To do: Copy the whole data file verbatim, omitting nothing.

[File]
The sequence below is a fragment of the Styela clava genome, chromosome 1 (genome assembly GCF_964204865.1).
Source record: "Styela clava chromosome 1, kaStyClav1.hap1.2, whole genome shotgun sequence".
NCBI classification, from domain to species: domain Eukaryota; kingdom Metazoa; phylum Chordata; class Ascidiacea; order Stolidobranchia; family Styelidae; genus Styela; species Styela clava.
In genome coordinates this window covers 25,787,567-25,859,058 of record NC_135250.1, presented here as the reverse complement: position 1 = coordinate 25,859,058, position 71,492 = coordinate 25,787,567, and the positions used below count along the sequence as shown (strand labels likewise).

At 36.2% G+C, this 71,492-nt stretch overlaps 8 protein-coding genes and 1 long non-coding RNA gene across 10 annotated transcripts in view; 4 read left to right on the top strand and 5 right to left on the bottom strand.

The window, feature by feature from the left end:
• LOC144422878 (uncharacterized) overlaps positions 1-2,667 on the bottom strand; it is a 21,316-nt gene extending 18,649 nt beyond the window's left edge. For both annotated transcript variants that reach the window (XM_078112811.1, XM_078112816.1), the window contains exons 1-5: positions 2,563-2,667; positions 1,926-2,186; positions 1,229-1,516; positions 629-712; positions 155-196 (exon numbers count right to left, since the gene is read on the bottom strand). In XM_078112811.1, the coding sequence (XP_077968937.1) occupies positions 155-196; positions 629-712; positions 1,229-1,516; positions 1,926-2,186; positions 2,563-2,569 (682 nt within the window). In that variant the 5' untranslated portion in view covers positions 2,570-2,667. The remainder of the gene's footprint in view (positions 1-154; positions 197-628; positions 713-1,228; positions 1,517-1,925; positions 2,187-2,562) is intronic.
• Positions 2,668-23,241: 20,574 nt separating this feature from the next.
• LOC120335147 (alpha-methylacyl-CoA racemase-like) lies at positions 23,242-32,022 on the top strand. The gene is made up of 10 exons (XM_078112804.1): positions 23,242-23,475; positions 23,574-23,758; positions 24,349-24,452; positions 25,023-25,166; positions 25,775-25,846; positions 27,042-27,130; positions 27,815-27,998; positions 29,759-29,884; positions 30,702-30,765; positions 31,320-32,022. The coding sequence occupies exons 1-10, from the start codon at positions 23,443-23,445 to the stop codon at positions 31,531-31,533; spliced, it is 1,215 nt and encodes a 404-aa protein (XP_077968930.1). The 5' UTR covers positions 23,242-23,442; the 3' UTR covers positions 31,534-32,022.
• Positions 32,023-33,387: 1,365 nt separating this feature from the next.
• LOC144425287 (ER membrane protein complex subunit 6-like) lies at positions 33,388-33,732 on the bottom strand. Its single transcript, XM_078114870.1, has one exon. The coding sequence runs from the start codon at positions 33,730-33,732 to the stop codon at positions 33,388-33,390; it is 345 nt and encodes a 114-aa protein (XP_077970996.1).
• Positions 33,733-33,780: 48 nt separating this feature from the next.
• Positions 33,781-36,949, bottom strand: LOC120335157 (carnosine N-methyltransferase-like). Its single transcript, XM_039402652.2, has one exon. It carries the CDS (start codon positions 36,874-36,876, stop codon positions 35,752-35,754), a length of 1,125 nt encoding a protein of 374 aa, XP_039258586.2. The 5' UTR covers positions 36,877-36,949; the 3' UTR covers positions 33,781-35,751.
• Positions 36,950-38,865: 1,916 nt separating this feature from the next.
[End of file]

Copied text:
The sequence below is a fragment of the Styela clava genome, chromosome 1 (genome assembly GCF_964204865.1).
Source record: "Styela clava chromosome 1, kaStyClav1.hap1.2, whole genome shotgun sequence".
NCBI classification, from domain to species: domain Eukaryota; kingdom Metazoa; phylum Chordata; class Ascidiacea; order Stolidobranchia; family Styelidae; genus Styela; species Styela clava.
In genome coordinates this window covers 25,787,567-25,859,058 of record NC_135250.1, presented here as the reverse complement: position 1 = coordinate 25,859,058, position 71,492 = coordinate 25,787,567, and the positions used below count along the sequence as shown (strand labels likewise).

At 36.2% G+C, this 71,492-nt stretch overlaps 8 protein-coding genes and 1 long non-coding RNA gene across 10 annotated transcripts in view; 4 read left to right on the top strand and 5 right to left on the bottom strand.

The window, feature by feature from the left end:
• LOC144422878 (uncharacterized) overlaps positions 1-2,667 on the bottom strand; it is a 21,316-nt gene extending 18,649 nt beyond the window's left edge. For both annotated transcript variants that reach the window (XM_078112811.1, XM_078112816.1), the window contains exons 1-5: positions 2,563-2,667; positions 1,926-2,186; positions 1,229-1,516; positions 629-712; positions 155-196 (exon numbers count right to left, since the gene is read on the bottom strand). In XM_078112811.1, the coding sequence (XP_077968937.1) occupies positions 155-196; positions 629-712; positions 1,229-1,516; positions 1,926-2,186; positions 2,563-2,569 (682 nt within the window). In that variant the 5' untranslated portion in view covers positions 2,570-2,667. The remainder of the gene's footprint in view (positions 1-154; positions 197-628; positions 713-1,228; positions 1,517-1,925; positions 2,187-2,562) is intronic.
• Positions 2,668-23,241: 20,574 nt separating this feature from the next.
• LOC120335147 (alpha-methylacyl-CoA racemase-like) lies at positions 23,242-32,022 on the top strand. The gene is made up of 10 exons (XM_078112804.1): positions 23,242-23,475; positions 23,574-23,758; positions 24,349-24,452; positions 25,023-25,166; positions 25,775-25,846; positions 27,042-27,130; positions 27,815-27,998; positions 29,759-29,884; positions 30,702-30,765; positions 31,320-32,022. The coding sequence occupies exons 1-10, from the start codon at positions 23,443-23,445 to the stop codon at positions 31,531-31,533; spliced, it is 1,215 nt and encodes a 404-aa protein (XP_077968930.1). The 5' UTR covers positions 23,242-23,442; the 3' UTR covers positions 31,534-32,022.
• Positions 32,023-33,387: 1,365 nt separating this feature from the next.
• LOC144425287 (ER membrane protein complex subunit 6-like) lies at positions 33,388-33,732 on the bottom strand. Its single transcript, XM_078114870.1, has one exon. The coding sequence runs from the start codon at positions 33,730-33,732 to the stop codon at positions 33,388-33,390; it is 345 nt and encodes a 114-aa protein (XP_077970996.1).
• Positions 33,733-33,780: 48 nt separating this feature from the next.
• Positions 33,781-36,949, bottom strand: LOC120335157 (carnosine N-methyltransferase-like). Its single transcript, XM_039402652.2, has one exon. It carries the CDS (start codon positions 36,874-36,876, stop codon positions 35,752-35,754), a length of 1,125 nt encoding a protein of 374 aa, XP_039258586.2. The 5' UTR covers positions 36,877-36,949; the 3' UTR covers positions 33,781-35,751.
• Positions 36,950-38,865: 1,916 nt separating this feature from the next.